Staff writer John Wagner opened his November 20 article with triumphal language that painted O'Malley as a respected statesman:
Perhaps nothing better illustrates the mental divide between left and right in this country than the starkly different reactions to the Newsweek blogs of new columnists, Markos Moulitsas and Karl Rove. The articles they wrote for Newsweek have already been covered in depth by Noel Sheppard which you can read here and here. It is the reactions to each of these columnists that are quite fascinating to read. In the case of Markos Moulitsas, the reactions from conservatives in the comments section were rather low key and primarily took the form of expressing policy differences.
Update | 10:48 AM ET -- Mystery Solved: Morning Joe Executive Producer Chris Licht has emailed me to say: "Mika was reading research emailed from a segment producer to her Blackberry: specifically, the Bloomberg News article re: Townsend says election is potential terrorism target."
Have a look at the screencap. It's Mika Brzezinski scrolling what looks to be her Blackberry as she poses a hostile question to Fran Townsend, President Bush's top White House adviser on terrorism and homeland security.
Townsend, who has announced that she's stepping down after four years in the Bush administration, appeared on today's "Morning Joe." After some conversation with Willie Geist, Mika Brzezinski took over, peppering Townsend with a series of challenging questions on everything from the failure to capture Bin Laden to waterboarding.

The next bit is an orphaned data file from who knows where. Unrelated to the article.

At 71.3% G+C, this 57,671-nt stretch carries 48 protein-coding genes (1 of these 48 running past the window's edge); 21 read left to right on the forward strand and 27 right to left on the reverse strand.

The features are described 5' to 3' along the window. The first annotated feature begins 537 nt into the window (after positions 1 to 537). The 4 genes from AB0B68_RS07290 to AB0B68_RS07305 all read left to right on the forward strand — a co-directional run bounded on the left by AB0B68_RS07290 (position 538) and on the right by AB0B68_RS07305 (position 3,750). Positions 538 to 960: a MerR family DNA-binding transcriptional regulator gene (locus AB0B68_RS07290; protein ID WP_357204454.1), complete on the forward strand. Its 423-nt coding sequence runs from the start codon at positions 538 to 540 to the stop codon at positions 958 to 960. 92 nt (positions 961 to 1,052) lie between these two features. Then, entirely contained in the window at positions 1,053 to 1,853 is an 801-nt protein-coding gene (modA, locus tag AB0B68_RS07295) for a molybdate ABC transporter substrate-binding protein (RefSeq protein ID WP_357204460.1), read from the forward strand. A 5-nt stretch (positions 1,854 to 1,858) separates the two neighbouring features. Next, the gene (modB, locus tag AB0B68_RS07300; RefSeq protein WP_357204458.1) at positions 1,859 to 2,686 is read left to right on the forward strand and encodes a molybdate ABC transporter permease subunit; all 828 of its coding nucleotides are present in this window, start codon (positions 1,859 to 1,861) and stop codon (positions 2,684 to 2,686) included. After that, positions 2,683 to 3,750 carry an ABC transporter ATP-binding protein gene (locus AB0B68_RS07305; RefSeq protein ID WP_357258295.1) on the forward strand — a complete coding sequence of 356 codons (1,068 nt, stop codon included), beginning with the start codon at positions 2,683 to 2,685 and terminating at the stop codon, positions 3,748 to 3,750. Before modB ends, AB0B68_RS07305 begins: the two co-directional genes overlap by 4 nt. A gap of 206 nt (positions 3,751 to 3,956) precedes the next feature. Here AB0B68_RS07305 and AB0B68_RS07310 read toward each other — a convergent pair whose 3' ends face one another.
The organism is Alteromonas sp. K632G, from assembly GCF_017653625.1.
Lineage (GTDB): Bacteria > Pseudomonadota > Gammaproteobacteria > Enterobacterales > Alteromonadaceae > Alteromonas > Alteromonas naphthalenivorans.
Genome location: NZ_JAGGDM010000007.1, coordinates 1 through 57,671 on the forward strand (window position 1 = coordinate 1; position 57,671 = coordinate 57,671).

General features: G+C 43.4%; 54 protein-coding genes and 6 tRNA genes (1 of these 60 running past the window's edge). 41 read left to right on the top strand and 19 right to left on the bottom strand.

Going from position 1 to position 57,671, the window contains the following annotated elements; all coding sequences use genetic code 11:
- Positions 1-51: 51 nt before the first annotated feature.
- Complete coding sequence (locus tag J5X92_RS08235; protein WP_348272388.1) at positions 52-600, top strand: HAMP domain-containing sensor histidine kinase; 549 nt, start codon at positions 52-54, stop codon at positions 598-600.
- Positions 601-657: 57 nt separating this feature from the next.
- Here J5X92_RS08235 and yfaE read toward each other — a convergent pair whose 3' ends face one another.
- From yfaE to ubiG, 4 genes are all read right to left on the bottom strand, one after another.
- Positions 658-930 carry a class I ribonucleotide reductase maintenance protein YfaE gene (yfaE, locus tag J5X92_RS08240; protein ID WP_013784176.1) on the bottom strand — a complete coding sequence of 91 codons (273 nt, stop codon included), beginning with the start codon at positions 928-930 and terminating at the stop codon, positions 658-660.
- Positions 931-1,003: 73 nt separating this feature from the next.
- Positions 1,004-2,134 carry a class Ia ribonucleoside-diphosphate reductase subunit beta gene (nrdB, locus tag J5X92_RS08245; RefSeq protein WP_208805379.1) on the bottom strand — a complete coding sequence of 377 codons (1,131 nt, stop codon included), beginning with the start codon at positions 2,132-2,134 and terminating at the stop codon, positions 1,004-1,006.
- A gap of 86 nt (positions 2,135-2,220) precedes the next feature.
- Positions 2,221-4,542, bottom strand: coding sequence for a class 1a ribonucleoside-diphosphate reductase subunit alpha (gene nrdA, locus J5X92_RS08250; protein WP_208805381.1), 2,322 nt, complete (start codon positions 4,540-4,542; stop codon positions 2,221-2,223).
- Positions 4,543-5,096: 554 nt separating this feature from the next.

Mika appeared to have Blackberry in hand throughout. When it came to her last, and nastiest, question, she was busily scrolling it as she read off its screen.
Former Gov. Jim Gilmore threw his hat in the ring to replace Sen. John Warner on Monday, and The Washington Post is already classifying the race as Social Conservative vs. Pro-Business Centrist. Post reporter Anita Kumar quickly summed up the race this way:
For a traditionally conservative state that has favored Democrats since Gilmore left office, a matchup with former governor Mark R. Warner would provide a definitive choice for voters: Do they prefer a social conservative who cut taxes but left a deficit, or a centrist businessman who balanced the budget but raised taxes?